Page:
We have not reached the stage where we can mimic nature precisely, but the best companies in the business today are coming darn close. Desalination using reverse osmosis membrane technology has become a viable option for the development of new potable water supplies.
You may be surprised at the number of nations staking their future on desalination. No matter the method used, all desalination plants basically mimic Nature in some way. In reverse osmosis, a semi-permeable (think Gore-tex, which allows water vapor – sweat – to pass through it but has pores too small to allow rain to pass into it) membrane serves as an extremely fine filter to create drinkable water from salty (or brackish or otherwise contaminated) water. The salty water is put on one side of the membrane and pressure is applied to stop, and then reverse, the osmotic process. It takes a lot of pressure and is fairly slow, and is energy-intensive, but it works. It isn’t cheap either — but it works.
My Favorite Water Management, Desalination, Purification, Recycling, and Reclamation Company
In my mind, no company ranks higher in this area than Hyflux Ltd. (The ADR, symbol HYFXY.PK, equals 20 ordinary shares of HYFXF.) Hyflux is headquartered in the modern nation of Singapore and trades on many exchanges around the world. Last month I had the pleasure of meeting with one of Hyflux’s senior management team at their corporate offices.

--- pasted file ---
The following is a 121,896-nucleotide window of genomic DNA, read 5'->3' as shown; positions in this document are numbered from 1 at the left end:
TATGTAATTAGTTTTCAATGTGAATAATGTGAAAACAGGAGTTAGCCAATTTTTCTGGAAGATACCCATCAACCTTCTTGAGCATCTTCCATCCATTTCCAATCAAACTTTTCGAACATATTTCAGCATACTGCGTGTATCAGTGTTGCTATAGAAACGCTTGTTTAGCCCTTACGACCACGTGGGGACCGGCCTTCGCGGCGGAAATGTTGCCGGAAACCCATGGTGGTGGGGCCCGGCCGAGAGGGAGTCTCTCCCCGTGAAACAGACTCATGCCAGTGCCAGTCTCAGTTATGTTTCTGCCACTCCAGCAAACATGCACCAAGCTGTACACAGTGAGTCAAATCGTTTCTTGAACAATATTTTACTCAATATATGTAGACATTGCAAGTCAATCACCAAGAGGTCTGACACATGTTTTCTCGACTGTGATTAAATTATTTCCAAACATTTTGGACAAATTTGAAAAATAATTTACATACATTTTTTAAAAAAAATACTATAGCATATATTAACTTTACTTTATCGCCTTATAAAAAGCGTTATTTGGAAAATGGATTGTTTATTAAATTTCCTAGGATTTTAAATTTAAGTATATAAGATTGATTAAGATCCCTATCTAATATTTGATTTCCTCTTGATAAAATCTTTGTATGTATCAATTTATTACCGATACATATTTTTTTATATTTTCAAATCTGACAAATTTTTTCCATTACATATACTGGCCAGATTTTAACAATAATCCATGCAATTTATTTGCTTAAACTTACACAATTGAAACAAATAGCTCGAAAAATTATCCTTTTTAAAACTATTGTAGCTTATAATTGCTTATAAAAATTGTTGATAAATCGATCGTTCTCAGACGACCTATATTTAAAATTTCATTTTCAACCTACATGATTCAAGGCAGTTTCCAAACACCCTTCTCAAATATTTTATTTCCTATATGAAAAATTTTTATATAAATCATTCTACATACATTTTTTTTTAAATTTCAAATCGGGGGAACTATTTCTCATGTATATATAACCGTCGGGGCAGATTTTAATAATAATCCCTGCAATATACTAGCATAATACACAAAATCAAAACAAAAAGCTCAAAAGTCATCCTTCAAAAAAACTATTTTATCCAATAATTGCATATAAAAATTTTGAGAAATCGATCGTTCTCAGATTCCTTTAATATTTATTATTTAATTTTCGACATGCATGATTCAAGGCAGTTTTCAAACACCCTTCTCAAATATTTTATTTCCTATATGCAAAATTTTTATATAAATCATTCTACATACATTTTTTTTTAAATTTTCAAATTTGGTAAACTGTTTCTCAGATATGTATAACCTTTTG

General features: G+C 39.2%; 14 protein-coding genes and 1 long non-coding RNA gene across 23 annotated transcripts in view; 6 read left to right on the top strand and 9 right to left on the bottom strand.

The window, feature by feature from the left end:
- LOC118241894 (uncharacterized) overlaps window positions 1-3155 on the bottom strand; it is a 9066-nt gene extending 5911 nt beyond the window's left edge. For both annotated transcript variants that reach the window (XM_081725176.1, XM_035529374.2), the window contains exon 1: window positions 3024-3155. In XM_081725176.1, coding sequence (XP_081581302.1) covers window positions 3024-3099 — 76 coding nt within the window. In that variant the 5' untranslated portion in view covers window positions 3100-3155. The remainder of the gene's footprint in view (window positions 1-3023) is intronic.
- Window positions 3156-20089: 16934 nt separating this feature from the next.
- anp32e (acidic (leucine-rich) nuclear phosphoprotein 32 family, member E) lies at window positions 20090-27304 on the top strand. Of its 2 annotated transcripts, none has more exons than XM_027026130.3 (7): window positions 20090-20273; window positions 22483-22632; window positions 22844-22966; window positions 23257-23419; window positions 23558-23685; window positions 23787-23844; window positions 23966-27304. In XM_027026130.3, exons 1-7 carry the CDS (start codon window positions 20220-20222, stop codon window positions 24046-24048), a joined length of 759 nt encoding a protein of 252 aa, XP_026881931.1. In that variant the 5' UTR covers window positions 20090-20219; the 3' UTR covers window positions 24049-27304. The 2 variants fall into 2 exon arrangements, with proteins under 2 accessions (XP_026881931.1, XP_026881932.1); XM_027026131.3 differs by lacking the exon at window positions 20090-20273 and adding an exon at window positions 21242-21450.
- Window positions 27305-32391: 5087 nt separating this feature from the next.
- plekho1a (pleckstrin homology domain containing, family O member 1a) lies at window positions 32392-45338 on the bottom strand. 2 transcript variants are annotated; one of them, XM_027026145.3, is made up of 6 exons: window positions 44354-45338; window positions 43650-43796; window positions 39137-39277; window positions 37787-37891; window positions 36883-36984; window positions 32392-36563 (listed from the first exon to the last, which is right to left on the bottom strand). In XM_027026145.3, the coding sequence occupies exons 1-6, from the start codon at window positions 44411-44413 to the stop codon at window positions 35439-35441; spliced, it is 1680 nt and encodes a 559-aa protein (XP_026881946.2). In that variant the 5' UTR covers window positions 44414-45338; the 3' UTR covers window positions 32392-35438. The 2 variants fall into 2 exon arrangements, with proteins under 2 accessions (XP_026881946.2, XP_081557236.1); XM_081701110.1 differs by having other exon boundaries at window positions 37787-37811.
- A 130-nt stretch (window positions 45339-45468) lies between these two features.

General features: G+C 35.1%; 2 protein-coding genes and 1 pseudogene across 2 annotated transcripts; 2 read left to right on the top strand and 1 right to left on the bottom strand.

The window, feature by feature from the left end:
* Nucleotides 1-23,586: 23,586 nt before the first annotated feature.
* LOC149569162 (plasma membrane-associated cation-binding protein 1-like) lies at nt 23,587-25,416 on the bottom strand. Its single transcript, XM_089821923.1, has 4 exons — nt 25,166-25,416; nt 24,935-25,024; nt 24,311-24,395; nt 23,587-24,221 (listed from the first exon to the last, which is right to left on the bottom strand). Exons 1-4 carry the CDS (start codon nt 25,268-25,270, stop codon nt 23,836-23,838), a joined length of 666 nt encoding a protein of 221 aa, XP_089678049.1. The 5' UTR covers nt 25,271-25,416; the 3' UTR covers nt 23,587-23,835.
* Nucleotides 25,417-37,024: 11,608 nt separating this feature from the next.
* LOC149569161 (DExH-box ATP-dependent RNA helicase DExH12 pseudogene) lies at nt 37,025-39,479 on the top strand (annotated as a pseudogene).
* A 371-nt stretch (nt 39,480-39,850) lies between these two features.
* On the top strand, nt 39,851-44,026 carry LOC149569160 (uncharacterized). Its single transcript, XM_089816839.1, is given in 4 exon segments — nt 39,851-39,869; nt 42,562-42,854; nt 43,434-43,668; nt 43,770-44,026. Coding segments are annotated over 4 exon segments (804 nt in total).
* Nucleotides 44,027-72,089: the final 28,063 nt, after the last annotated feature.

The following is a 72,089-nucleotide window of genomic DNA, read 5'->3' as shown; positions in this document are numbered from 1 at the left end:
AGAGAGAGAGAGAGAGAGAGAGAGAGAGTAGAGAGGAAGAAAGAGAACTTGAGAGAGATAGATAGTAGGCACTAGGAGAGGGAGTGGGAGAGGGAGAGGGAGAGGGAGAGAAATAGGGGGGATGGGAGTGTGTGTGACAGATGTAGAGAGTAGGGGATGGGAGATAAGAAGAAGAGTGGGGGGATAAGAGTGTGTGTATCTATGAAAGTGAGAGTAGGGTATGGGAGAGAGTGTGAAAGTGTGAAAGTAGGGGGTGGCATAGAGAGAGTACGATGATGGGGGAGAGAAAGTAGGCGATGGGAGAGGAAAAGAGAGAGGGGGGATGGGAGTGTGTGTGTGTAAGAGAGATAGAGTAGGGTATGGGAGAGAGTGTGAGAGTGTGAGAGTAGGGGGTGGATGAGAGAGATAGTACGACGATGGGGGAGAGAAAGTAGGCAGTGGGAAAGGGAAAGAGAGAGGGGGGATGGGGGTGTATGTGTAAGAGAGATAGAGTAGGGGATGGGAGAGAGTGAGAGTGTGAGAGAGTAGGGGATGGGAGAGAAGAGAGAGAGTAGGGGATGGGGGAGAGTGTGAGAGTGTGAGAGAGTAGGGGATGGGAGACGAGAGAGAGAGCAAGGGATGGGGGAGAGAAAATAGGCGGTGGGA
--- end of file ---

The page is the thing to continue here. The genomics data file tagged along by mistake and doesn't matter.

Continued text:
What I like best about Hyflux is that they, pardon the pun, cover the waterfront. Their biggest source of future revenue probably lies in desalination; that’s where the biggest needs co-exist with the best ability to pay to slake that need. (The biggest need may be in areas where waterborne diseases inhabit the local drinking water, but that is a job best handled by governments and NGOs. The biggest need among those who can afford the CapEx to build the plants lies in areas desperate for desalination.)
But Hyflux is also a major force in wastewater treatment, in water recycling, and in other areas where reverse osmosis membrane technology can provide serious benefits. They do it all. And they do it all as a pure play. GE and Veolia (VE) may well have a toe in the water in all these areas, as well, but to make one last groaner, their water earnings are a drop in the bucket to them — and to you and I as investors.
I see Hyflux as the purest play on one of the most important demographic trends in the entire world today. But, as importantly, they are expert at brand extension; they are currently applying the knowledge they have gained as market leaders in this area to extend their reach into other areas in the chemical, petroleum, pharmaceuticals and reclamation industries where membrane-based technologies are yielding significant benefits – and profits to Hyflux -- as well.